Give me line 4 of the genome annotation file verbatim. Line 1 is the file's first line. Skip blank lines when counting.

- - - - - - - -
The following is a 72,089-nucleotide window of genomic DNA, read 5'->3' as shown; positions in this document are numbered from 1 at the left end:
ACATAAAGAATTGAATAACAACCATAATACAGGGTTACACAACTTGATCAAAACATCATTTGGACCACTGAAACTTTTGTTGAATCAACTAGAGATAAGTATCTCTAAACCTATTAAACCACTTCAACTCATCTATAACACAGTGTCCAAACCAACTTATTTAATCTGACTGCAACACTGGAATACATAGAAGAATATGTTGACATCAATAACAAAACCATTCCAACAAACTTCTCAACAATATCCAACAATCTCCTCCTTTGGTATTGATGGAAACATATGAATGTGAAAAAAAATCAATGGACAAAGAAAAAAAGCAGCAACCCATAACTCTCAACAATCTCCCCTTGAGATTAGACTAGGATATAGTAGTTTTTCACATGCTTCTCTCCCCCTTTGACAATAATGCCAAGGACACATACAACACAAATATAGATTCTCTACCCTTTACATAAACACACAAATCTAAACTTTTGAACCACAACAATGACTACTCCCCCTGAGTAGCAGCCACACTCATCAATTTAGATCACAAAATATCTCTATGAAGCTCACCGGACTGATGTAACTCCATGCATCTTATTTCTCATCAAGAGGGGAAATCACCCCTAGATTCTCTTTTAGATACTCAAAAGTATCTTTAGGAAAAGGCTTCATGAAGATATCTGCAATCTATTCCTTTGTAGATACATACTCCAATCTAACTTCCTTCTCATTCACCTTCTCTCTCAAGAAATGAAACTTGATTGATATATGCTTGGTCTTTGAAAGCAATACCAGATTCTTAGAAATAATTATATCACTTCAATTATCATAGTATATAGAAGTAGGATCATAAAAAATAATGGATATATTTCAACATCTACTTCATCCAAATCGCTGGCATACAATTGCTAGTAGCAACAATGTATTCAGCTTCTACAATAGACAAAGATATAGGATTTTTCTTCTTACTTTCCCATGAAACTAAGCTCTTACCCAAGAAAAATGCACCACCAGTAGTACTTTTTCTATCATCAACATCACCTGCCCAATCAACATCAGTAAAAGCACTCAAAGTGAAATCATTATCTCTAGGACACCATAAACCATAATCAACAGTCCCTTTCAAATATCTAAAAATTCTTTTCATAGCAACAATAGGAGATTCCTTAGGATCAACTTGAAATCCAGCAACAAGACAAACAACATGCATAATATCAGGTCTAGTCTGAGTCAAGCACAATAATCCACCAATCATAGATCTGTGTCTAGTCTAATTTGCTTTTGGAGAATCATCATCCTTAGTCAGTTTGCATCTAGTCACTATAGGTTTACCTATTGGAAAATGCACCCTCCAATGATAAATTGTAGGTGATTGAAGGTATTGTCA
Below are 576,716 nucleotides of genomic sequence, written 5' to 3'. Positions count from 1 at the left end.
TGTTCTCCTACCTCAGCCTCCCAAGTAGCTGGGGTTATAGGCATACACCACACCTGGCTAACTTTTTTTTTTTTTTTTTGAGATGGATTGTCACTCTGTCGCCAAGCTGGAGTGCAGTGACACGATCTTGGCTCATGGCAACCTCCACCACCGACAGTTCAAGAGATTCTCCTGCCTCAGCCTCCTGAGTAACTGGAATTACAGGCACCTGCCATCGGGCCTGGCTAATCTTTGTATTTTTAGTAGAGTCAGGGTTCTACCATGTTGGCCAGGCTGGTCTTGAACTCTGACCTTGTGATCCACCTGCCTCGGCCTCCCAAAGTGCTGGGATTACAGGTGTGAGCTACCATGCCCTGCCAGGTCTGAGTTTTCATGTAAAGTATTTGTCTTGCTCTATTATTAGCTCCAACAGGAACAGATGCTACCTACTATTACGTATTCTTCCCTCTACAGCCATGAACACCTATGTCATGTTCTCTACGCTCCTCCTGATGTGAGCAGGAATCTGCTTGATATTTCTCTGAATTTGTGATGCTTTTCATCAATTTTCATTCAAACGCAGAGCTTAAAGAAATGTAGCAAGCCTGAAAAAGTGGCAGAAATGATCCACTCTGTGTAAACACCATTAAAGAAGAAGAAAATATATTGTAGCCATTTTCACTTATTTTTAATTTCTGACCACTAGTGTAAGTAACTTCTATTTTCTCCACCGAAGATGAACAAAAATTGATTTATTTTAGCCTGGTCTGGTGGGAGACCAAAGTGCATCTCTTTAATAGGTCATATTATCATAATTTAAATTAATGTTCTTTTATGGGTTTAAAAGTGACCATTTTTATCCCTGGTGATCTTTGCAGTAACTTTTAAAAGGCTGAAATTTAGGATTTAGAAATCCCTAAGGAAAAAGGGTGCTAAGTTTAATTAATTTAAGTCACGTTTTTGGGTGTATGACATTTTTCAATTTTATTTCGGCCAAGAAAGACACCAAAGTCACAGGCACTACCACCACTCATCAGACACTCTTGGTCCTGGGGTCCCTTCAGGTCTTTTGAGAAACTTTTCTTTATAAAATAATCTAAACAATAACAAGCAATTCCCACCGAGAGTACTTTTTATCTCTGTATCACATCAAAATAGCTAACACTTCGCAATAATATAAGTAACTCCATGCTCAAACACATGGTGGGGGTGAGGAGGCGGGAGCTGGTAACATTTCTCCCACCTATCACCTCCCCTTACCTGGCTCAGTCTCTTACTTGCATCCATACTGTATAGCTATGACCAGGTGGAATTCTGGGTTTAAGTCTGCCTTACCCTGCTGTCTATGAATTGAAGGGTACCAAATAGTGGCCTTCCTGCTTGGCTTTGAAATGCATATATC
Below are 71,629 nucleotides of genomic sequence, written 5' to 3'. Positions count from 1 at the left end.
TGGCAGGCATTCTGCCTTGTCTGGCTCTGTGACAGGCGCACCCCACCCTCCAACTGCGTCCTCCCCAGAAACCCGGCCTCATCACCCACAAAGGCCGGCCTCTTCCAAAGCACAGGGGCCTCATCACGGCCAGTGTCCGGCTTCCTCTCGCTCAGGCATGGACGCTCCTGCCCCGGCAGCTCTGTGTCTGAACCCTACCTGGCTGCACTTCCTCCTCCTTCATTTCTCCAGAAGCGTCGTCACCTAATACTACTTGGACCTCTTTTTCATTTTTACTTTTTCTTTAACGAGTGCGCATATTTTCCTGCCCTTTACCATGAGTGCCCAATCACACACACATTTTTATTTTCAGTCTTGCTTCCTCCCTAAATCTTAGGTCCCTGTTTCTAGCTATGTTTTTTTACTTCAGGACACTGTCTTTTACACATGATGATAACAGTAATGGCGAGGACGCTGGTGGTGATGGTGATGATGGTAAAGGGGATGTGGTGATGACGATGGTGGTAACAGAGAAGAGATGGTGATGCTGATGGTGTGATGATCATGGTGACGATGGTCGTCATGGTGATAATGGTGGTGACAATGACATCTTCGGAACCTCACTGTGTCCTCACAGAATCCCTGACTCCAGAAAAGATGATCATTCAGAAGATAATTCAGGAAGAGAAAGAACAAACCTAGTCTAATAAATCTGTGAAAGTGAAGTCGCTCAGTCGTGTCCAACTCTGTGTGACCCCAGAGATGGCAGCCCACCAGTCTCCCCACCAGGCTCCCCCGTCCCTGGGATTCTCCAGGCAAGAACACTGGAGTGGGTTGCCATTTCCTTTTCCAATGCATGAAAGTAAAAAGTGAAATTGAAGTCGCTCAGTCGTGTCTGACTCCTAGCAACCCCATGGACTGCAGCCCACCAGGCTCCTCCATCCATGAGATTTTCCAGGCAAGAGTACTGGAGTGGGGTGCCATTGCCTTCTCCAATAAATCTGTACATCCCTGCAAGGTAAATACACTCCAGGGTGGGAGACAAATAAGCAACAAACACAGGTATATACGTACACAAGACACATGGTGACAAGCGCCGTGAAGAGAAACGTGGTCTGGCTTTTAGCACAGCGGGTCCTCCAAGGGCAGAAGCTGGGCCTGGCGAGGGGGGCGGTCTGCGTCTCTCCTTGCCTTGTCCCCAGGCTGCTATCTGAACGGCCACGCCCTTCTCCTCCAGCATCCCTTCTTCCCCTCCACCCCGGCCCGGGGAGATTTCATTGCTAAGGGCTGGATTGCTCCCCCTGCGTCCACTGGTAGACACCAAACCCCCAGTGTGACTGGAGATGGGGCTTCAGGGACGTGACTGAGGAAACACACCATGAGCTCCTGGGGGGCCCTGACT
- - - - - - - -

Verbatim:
TGTTCTCCTACCTCAGCCTCCCAAGTAGCTGGGGTTATAGGCATACACCACACCTGGCTAACTTTTTTTTTTTTTTTTTGAGATGGATTGTCACTCTGTCGCCAAGCTGGAGTGCAGTGACACGATCTTGGCTCATGGCAACCTCCACCACCGACAGTTCAAGAGATTCTCCTGCCTCAGCCTCCTGAGTAACTGGAATTACAGGCACCTGCCATCGGGCCTGGCTAATCTTTGTATTTTTAGTAGAGTCAGGGTTCTACCATGTTGGCCAGGCTGGTCTTGAACTCTGACCTTGTGATCCACCTGCCTCGGCCTCCCAAAGTGCTGGGATTACAGGTGTGAGCTACCATGCCCTGCCAGGTCTGAGTTTTCATGTAAAGTATTTGTCTTGCTCTATTATTAGCTCCAACAGGAACAGATGCTACCTACTATTACGTATTCTTCCCTCTACAGCCATGAACACCTATGTCATGTTCTCTACGCTCCTCCTGATGTGAGCAGGAATCTGCTTGATATTTCTCTGAATTTGTGATGCTTTTCATCAATTTTCATTCAAACGCAGAGCTTAAAGAAATGTAGCAAGCCTGAAAAAGTGGCAGAAATGATCCACTCTGTGTAAACACCATTAAAGAAGAAGAAAATATATTGTAGCCATTTTCACTTATTTTTAATTTCTGACCACTAGTGTAAGTAACTTCTATTTTCTCCACCGAAGATGAACAAAAATTGATTTATTTTAGCCTGGTCTGGTGGGAGACCAAAGTGCATCTCTTTAATAGGTCATATTATCATAATTTAAATTAATGTTCTTTTATGGGTTTAAAAGTGACCATTTTTATCCCTGGTGATCTTTGCAGTAACTTTTAAAAGGCTGAAATTTAGGATTTAGAAATCCCTAAGGAAAAAGGGTGCTAAGTTTAATTAATTTAAGTCACGTTTTTGGGTGTATGACATTTTTCAATTTTATTTCGGCCAAGAAAGACACCAAAGTCACAGGCACTACCACCACTCATCAGACACTCTTGGTCCTGGGGTCCCTTCAGGTCTTTTGAGAAACTTTTCTTTATAAAATAATCTAAACAATAACAAGCAATTCCCACCGAGAGTACTTTTTATCTCTGTATCACATCAAAATAGCTAACACTTCGCAATAATATAAGTAACTCCATGCTCAAACACATGGTGGGGGTGAGGAGGCGGGAGCTGGTAACATTTCTCCCACCTATCACCTCCCCTTACCTGGCTCAGTCTCTTACTTGCATCCATACTGTATAGCTATGACCAGGTGGAATTCTGGGTTTAAGTCTGCCTTACCCTGCTGTCTATGAATTGAAGGGTACCAAATAGTGGCCTTCCTGCTTGGCTTTGAAATGCATATATC